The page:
Figure 3: Prevalence of OAD in IHD and HTN compared to control population

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Table 4: Odds ratio comparing cases and controls in patient with hypertension and IHD

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Relation of Age to FEV 1 /FVC Ratio in Patients with HTN and IHD

Five patients of age <45 years had FEV 1 /FVC ratio <70% and six patients of age ≥45 years had FEV 1 /FVC ratio <70% in the HTN population, which was statistically not significant. Five patients of age <45 years had FEV 1 /FVC ratio <70% and seven patients of age ≥45 years had FEV 1 /FVC ratio <70% in the IHD population, which was statistically not significant [Table 5].
Table 5: Relation of age to FEV1/FVC ratio in patients with HTN and IHD

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   Discussion Top


Recent studies have shown a strong association of spirometric indices (FEV 1 , FEV 1 /FVC % ratio) with HTN and IHD. The subjects with HTN and IHD have increased prevalence of OAD. The aim of this study was to determine the prevalence of OAD in patients diagnosed with IHD and HTN, and compare that with the prevalence of OAD in healthy population. Very few studies have been conducted in India and overseas as well, in which spirometric variables were studied in patients with IHD and HTN.

In the present study, totally 66 subjects were with HTN and 62 were with IHD. Twenty-nine subjects were with concurrent two diseases, and 71 subjects were having single disease, i.e. either HTN or IHD. Spirometric variables were significantly low in subjects with IHD and/or HTN (P = 0.005). In multivariate analysis (MANOVA), SBP (P = 0.005), DBP (P = 0.05), height (P = 0.05), weight (P = 0.042), and IHD were strongly associated with reduced pulmonary functions (low FEV 1 /FVC %). Eleven subjects out of 66 patients from the case population with HTN had FEV 1 /FVC ratio <70%. Twelve subjects out of 62 patients from the case population with IHD had FEV 1 /FVC ratio <70%. In the present study, 18% subjects from the case population had FEV 1 /FVC% ≤70%, and in the control population, 2% subjects had FEV 1 /FVC% ≤70. Patients with HTN and IHD were having significantly low FEV 1 /FVC %.

We compared our results with various other studies. Engstrom et al. [9] in their study population of 467 hypertensive men found that the FEV 1 below median had significantly higher rates of cardiac events. The incidence of cardiovascular disease associated with HTN is increased among men with reduced lung function. These findings are comparable with present study in which by Pearson correlations linear regression, spirometric variables of pulmonary function test (FEV 1 /FVC ratio) were negatively correlated with IHD (−0.201), age (−0.339), SBP (−0.124), and DBP (−0.150). In the study of Das et al. [10] on 86 (males 65, females 21) IHD patients, 51.2% (n = 44) patients had COPD, and according to GOLD criteria, 90.9% of cases of COPD had moderate to severe disease. They stated that the prevalence of COPD among IHD cases was higher than in the general population. Most of the COPD cases (81.8%) of IHD were newly detected in this study by spirometric evaluation.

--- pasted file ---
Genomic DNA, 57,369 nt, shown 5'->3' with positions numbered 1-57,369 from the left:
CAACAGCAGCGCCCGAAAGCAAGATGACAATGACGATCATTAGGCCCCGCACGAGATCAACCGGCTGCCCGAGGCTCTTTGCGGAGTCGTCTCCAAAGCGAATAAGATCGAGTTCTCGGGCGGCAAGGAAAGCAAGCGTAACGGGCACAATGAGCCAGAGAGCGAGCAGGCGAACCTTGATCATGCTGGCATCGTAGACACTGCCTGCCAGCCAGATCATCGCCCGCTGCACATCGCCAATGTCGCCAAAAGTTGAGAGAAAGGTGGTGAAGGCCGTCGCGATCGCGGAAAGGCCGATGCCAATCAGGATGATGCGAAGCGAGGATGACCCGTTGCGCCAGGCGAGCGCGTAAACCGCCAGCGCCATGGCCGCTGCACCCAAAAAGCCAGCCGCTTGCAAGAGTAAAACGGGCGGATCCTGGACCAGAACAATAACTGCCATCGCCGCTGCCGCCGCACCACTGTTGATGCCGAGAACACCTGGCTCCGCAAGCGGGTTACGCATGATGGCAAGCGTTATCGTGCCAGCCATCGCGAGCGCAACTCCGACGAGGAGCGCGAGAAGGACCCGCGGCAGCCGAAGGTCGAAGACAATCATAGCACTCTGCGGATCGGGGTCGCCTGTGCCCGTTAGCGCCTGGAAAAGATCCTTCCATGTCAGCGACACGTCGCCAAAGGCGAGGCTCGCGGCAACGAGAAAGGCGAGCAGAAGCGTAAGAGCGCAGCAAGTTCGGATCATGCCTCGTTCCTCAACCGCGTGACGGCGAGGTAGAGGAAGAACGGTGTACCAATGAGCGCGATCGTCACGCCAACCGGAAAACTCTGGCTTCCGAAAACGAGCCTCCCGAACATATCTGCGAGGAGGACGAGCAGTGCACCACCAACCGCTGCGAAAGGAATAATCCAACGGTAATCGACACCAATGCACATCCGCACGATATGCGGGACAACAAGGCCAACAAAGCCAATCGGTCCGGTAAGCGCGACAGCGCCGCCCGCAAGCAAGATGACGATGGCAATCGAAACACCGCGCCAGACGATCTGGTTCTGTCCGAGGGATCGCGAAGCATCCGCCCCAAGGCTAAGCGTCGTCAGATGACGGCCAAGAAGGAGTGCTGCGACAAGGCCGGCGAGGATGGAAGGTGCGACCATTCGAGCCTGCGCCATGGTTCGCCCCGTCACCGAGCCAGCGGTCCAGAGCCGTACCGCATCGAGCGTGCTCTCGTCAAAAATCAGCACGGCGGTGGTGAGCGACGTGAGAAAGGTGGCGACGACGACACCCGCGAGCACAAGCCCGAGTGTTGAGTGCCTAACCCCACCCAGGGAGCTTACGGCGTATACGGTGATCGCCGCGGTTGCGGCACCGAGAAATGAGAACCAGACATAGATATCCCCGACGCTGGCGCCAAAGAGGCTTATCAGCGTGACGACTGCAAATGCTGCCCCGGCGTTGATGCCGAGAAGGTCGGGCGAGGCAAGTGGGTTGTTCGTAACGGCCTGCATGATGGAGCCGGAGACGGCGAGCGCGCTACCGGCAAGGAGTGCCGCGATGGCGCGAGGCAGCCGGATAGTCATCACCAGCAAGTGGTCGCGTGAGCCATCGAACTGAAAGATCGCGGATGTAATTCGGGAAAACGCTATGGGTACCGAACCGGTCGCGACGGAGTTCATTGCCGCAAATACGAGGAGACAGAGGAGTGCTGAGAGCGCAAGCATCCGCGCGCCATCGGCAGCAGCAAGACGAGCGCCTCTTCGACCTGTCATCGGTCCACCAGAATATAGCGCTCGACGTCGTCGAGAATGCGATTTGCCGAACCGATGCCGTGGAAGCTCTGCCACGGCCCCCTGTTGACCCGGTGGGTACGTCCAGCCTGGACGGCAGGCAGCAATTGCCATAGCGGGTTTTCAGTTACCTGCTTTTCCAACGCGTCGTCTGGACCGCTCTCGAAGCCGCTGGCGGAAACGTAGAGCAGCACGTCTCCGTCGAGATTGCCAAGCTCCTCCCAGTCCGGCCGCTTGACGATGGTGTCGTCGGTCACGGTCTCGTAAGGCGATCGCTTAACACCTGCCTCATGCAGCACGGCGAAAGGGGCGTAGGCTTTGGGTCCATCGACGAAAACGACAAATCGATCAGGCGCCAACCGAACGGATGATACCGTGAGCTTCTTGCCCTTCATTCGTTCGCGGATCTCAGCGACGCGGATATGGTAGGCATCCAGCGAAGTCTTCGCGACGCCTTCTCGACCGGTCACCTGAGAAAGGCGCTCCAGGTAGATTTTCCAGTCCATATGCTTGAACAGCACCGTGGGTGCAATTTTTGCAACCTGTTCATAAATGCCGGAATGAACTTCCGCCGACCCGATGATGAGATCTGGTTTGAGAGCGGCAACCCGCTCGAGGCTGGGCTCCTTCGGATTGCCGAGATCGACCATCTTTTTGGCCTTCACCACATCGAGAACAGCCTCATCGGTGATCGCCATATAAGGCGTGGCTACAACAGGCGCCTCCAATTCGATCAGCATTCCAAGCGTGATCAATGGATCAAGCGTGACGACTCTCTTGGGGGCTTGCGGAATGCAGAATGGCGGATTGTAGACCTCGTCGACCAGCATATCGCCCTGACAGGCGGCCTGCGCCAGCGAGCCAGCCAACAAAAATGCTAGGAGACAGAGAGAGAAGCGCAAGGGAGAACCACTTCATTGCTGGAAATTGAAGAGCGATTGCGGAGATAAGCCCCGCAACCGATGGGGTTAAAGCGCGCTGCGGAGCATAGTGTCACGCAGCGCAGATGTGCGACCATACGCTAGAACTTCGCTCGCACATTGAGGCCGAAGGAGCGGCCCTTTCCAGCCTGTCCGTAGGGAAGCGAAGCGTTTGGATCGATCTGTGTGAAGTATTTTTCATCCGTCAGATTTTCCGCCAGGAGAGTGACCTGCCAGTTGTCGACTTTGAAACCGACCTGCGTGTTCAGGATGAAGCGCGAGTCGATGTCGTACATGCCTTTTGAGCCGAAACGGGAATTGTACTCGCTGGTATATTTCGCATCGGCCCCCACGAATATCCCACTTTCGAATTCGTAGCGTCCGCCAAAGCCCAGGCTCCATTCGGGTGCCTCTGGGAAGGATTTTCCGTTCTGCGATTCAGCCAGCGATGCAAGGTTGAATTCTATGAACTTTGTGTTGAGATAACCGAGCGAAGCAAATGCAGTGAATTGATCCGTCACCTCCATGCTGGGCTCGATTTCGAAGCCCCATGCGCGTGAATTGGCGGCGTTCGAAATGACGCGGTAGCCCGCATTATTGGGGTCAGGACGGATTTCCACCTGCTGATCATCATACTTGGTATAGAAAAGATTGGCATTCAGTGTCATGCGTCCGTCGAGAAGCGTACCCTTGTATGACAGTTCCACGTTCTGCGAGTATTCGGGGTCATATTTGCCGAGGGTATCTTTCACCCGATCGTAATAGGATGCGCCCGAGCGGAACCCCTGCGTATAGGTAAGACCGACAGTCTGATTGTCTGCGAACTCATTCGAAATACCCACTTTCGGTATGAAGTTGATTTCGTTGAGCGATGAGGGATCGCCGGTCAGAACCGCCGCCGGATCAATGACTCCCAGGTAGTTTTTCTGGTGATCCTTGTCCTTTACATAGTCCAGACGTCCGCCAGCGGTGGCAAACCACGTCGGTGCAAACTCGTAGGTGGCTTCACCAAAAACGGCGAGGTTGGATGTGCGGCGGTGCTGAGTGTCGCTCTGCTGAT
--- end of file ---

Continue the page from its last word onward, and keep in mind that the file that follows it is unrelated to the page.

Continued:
Similarly, patients with IHD in the present study were not previously diagnosed as OAD and not on medications for the same. The prevalence of OAD in the present study was 19.35% (12/62). Margretardottir et al. [11] studied the interrelationship between airflow obstruction, smoking, HTN, obesity, and CRP as a marker of systemic inflammation (N = 939). They stated that HTN, BMI, and systemic inflammation affect lung function independently. All three variables have a negative effect on FVC, while HTN and high CRP are independently associated with impaired FEV 1 . These findings are similar to the findings of the present study population with IHD and or HTN, with a prevalence of 18% OAD. Majumdar et al. [12] in their study found that 39 male and 21 female patients were diagnosed to have COPD. Hypertensives (21 males and 7 females) showed obstructive spirometric pattern. In IHD patients (n = 6), FEV 1 % predicted showed significant reduction in spirometry. These findings are comparable with those of our study. Lainscak et al. [13] in their study on total of 638 patients with a discharge diagnosis of heart failure found that COPD was diagnosed in 106 (17%) patients and concluded that the COPD is frequent among hospitalized patients with heart failure. Similarly, in the present study, 13 patients out of 62 patients with IHD had signs and symptoms suggestive of heart failure, of which 8 had spirometric evidence of OAD.

Wu et al. [14] in in their study on 6757 Chinese men and women, aged 35-54 years, from Beijing and Guangzhou, China, found that lung function (FVC, FEV 1 ) varied inversely with baseline SBP and DBP in all women and in Beijing men. These findings are similar to our results wherein Pearson correlations linear regression showed that spirometric variables of pulmonary function test (FEV 1 /FVC %) were negatively correlated with IHD (−0.201), age (−0.339), SBP (20.124), DBP (−0.150), and BMI (−0.012).